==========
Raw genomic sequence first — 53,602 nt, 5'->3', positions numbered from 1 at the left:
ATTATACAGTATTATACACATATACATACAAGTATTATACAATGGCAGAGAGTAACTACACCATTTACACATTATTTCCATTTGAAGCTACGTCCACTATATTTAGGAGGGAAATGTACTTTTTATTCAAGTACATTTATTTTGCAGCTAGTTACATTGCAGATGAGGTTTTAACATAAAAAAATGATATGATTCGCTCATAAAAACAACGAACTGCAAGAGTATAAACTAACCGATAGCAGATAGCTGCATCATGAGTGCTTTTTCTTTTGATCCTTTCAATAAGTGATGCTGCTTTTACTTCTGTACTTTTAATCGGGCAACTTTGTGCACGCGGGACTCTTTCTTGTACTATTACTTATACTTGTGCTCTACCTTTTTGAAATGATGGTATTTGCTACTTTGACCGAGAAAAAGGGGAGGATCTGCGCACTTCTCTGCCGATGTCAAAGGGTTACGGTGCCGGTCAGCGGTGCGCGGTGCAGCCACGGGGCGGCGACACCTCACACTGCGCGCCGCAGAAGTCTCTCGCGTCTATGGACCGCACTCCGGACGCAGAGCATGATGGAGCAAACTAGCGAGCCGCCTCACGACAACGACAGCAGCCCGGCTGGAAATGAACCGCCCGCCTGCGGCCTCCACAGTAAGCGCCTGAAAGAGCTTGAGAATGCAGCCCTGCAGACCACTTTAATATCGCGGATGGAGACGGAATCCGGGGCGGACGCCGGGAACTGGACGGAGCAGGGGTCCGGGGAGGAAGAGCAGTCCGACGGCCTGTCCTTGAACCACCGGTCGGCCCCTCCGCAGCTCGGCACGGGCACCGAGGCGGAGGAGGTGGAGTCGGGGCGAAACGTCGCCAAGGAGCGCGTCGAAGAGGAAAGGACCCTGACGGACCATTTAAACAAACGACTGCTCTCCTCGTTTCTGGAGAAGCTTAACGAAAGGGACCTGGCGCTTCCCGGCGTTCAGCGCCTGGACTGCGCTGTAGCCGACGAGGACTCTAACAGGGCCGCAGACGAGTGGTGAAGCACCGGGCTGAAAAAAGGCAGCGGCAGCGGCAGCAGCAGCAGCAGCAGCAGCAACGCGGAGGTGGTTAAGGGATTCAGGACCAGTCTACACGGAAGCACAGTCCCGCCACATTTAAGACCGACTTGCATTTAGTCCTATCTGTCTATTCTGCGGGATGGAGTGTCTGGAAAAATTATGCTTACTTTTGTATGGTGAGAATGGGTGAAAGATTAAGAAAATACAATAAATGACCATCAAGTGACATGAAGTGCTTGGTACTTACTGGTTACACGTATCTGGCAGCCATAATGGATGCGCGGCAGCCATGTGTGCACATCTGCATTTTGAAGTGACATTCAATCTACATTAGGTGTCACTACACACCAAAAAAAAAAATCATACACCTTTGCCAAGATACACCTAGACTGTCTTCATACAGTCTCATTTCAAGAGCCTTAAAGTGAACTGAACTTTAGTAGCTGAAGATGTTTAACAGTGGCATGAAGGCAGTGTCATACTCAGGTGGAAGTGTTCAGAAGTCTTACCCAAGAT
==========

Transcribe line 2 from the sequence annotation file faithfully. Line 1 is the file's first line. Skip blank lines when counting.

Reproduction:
ATTATACAGTATTATACACATATACATACAAGTATTATACAATGGCAGAGAGTAACTACACCATTTACACATTATTTCCATTTGAAGCTACGTCCACTATATTTAGGAGGGAAATGTACTTTTTATTCAAGTACATTTATTTTGCAGCTAGTTACATTGCAGATGAGGTTTTAACATAAAAAAATGATATGATTCGCTCATAAAAACAACGAACTGCAAGAGTATAAACTAACCGATAGCAGATAGCTGCATCATGAGTGCTTTTTCTTTTGATCCTTTCAATAAGTGATGCTGCTTTTACTTCTGTACTTTTAATCGGGCAACTTTGTGCACGCGGGACTCTTTCTTGTACTATTACTTATACTTGTGCTCTACCTTTTTGAAATGATGGTATTTGCTACTTTGACCGAGAAAAAGGGGAGGATCTGCGCACTTCTCTGCCGATGTCAAAGGGTTACGGTGCCGGTCAGCGGTGCGCGGTGCAGCCACGGGGCGGCGACACCTCACACTGCGCGCCGCAGAAGTCTCTCGCGTCTATGGACCGCACTCCGGACGCAGAGCATGATGGAGCAAACTAGCGAGCCGCCTCACGACAACGACAGCAGCCCGGCTGGAAATGAACCGCCCGCCTGCGGCCTCCACAGTAAGCGCCTGAAAGAGCTTGAGAATGCAGCCCTGCAGACCACTTTAATATCGCGGATGGAGACGGAATCCGGGGCGGACGCCGGGAACTGGACGGAGCAGGGGTCCGGGGAGGAAGAGCAGTCCGACGGCCTGTCCTTGAACCACCGGTCGGCCCCTCCGCAGCTCGGCACGGGCACCGAGGCGGAGGAGGTGGAGTCGGGGCGAAACGTCGCCAAGGAGCGCGTCGAAGAGGAAAGGACCCTGACGGACCATTTAAACAAACGACTGCTCTCCTCGTTTCTGGAGAAGCTTAACGAAAGGGACCTGGCGCTTCCCGGCGTTCAGCGCCTGGACTGCGCTGTAGCCGACGAGGACTCTAACAGGGCCGCAGACGAGTGGTGAAGCACCGGGCTGAAAAAAGGCAGCGGCAGCGGCAGCAGCAGCAGCAGCAGCAGCAACGCGGAGGTGGTTAAGGGATTCAGGACCAGTCTACACGGAAGCACAGTCCCGCCACATTTAAGACCGACTTGCATTTAGTCCTATCTGTCTATTCTGCGGGATGGAGTGTCTGGAAAAATTATGCTTACTTTTGTATGGTGAGAATGGGTGAAAGATTAAGAAAATACAATAAATGACCATCAAGTGACATGAAGTGCTTGGTACTTACTGGTTACACGTATCTGGCAGCCATAATGGATGCGCGGCAGCCATGTGTGCACATCTGCATTTTGAAGTGACATTCAATCTACATTAGGTGTCACTACACACCAAAAAAAAAAATCATACACCTTTGCCAAGATACACCTAGACTGTCTTCATACAGTCTCATTTCAAGAGCCTTAAAGTGAACTGAACTTTAGTAGCTGAAGATGTTTAACAGTGGCATGAAGGCAGTGTCATACTCAGGTGGAAGTGTTCAGAAGTCTTACCCAAGAT